Mark's story - keeping Kira's memory alive
Midway through a tough fundraising trek in memory of his recently deceased daughter Kira, Mark Radcliffe faced a terrifying situation. All alone, in the searing heat of the Gobi Desert and at the end of his rations, Mark thought he was dying.
Words: Mark Radcliffe
I wasn’t scared. I thought if I die, I’ll be with Kira again. She was my purpose in life and when she died, I felt like I had no life without her.
Kira was diagnosed with an aggressive brain tumour rarely found in children – Glioblastoma Multiforme. She died within eight months aged just 10 years old. It took me a long time to come to terms with what had happened. The grief was agonising. In the meantime I embarked on a 20,000 mile trek to the Sea of Japan with my dog Dexter in a pickup truck. Struggling with suicidal thoughts, I set out with the intention of never coming back – it was a one-way trip.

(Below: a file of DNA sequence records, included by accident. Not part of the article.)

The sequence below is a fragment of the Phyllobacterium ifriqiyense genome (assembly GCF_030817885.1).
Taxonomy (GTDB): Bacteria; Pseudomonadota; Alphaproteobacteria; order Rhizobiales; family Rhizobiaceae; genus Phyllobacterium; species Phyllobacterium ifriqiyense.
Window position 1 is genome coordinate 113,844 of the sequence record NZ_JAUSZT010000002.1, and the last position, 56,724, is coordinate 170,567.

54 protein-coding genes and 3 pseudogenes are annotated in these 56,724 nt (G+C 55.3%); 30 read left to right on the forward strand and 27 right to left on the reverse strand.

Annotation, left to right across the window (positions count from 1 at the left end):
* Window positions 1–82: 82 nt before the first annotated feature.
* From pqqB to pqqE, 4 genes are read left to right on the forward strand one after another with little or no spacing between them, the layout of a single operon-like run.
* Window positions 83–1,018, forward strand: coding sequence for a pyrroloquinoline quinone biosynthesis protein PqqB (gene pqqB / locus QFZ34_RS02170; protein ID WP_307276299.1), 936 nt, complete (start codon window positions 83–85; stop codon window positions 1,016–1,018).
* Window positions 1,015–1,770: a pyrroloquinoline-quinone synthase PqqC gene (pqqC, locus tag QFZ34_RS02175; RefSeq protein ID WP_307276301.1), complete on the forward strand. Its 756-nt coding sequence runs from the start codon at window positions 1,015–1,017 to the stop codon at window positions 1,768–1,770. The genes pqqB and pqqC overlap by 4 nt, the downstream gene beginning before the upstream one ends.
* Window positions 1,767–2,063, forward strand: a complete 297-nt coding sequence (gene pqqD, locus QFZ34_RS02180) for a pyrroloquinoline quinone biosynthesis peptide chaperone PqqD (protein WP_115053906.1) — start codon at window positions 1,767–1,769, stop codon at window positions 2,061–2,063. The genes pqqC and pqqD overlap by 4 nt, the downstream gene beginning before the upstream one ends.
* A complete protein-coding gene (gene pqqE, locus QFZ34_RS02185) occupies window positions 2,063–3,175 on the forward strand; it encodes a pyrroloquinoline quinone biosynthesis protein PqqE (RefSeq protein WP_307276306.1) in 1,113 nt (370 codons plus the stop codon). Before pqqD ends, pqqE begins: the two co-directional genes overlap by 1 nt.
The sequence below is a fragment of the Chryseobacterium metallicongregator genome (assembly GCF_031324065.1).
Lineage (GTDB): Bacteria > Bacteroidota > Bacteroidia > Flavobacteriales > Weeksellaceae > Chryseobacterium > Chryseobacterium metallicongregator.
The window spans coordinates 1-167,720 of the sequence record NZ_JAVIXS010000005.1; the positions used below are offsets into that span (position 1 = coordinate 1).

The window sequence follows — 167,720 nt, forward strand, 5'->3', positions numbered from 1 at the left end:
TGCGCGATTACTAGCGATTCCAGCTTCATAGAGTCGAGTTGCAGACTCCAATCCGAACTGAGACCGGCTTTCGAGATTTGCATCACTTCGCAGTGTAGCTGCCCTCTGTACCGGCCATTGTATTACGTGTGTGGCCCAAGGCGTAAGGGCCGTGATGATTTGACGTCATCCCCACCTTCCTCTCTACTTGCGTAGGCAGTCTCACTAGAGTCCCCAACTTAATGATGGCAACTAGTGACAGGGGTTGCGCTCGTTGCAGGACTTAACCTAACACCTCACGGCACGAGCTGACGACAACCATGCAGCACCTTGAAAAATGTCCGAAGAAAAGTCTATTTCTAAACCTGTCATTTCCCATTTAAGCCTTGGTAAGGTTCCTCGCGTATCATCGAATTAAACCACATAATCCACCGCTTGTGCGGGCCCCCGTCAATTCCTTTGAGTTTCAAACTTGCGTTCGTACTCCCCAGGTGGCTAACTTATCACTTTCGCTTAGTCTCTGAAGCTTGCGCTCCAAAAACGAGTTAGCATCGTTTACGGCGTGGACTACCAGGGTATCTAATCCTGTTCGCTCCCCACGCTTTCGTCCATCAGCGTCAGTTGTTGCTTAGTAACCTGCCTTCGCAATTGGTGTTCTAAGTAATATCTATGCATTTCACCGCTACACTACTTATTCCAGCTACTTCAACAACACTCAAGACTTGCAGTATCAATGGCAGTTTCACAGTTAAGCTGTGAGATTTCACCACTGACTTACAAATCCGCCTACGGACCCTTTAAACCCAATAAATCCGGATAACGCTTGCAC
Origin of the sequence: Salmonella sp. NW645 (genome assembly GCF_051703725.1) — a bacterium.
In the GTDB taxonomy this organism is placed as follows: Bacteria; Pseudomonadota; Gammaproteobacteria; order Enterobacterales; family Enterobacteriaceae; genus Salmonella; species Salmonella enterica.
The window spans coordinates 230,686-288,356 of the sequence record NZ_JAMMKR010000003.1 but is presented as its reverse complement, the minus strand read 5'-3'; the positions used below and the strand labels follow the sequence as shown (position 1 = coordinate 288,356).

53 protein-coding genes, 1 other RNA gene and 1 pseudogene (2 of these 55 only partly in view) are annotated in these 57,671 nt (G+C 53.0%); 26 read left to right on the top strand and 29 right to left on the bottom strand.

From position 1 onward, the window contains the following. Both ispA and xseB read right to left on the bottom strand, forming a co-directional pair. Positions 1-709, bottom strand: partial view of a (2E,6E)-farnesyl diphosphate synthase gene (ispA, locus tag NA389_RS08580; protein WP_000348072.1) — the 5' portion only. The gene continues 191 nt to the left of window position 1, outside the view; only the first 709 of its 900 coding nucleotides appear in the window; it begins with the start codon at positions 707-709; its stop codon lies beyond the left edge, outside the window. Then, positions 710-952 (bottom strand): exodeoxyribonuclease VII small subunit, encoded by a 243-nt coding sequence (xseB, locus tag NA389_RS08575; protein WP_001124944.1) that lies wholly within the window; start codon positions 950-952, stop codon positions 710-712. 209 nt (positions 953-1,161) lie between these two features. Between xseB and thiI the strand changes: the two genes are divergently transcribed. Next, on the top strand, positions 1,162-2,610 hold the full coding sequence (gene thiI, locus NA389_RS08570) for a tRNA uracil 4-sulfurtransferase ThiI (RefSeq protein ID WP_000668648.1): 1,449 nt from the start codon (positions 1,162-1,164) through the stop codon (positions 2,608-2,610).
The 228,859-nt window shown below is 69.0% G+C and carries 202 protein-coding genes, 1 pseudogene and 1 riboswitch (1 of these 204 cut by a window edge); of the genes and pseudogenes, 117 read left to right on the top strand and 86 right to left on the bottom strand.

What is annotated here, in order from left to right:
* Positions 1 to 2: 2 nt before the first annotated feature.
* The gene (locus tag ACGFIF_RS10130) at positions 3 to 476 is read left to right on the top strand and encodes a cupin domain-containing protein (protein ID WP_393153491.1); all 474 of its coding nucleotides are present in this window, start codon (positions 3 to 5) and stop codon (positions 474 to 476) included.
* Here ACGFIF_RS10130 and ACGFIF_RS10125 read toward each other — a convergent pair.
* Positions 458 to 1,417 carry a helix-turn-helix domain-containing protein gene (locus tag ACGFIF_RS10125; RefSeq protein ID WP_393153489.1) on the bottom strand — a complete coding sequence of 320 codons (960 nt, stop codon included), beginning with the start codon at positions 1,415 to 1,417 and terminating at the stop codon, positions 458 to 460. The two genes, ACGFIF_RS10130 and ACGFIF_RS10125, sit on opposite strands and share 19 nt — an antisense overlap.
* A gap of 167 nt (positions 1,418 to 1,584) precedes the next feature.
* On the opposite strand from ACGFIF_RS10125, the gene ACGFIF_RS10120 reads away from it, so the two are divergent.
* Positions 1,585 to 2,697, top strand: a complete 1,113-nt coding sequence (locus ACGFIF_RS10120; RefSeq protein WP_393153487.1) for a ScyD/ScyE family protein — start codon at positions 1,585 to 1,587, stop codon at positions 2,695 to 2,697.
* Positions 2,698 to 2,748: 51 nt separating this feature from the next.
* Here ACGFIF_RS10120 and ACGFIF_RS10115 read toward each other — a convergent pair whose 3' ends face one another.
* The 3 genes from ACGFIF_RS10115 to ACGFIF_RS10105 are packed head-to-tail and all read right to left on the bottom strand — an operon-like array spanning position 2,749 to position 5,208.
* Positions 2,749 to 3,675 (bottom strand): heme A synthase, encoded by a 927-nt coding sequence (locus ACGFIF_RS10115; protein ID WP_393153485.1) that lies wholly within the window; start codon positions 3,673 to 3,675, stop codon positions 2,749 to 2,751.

I spent most of the journey crying because of the emotional turmoil. But I had an epiphany and realised that I needed to honour her rather than try to die to be with her. It was the kick I needed to keep going and get to the next village.
Kira was mature beyond her years. She was adventurous and outgoing – her favourite walk was England’s highest mountain Scafell Pike and that’s where she asked us to scatter her ashes.
She was more concerned about how we, her parents, would cope without her. Shortly before she died, Kira was undergoing clinical trials in the hope that her own death might help others.
We want to help other children facing brain tumours like Kira, and that’s why we support the Children’s Brain Tumour Research Centre (CBTRC).
The research they do at the CBTRC gives us hope that one day, other families might be spared the pain we have, and still are, enduring every day. It’s hard but knowing I am keeping Kira’s memory alive, and living by the example she set, gives me the courage I need to face each day without her.
Mark’s first trek raised £8,128, and this year, he plans to complete a number of endurance challenges to help support our Children’s Brain Tumour Research Centre.
Find out more and follow his progress: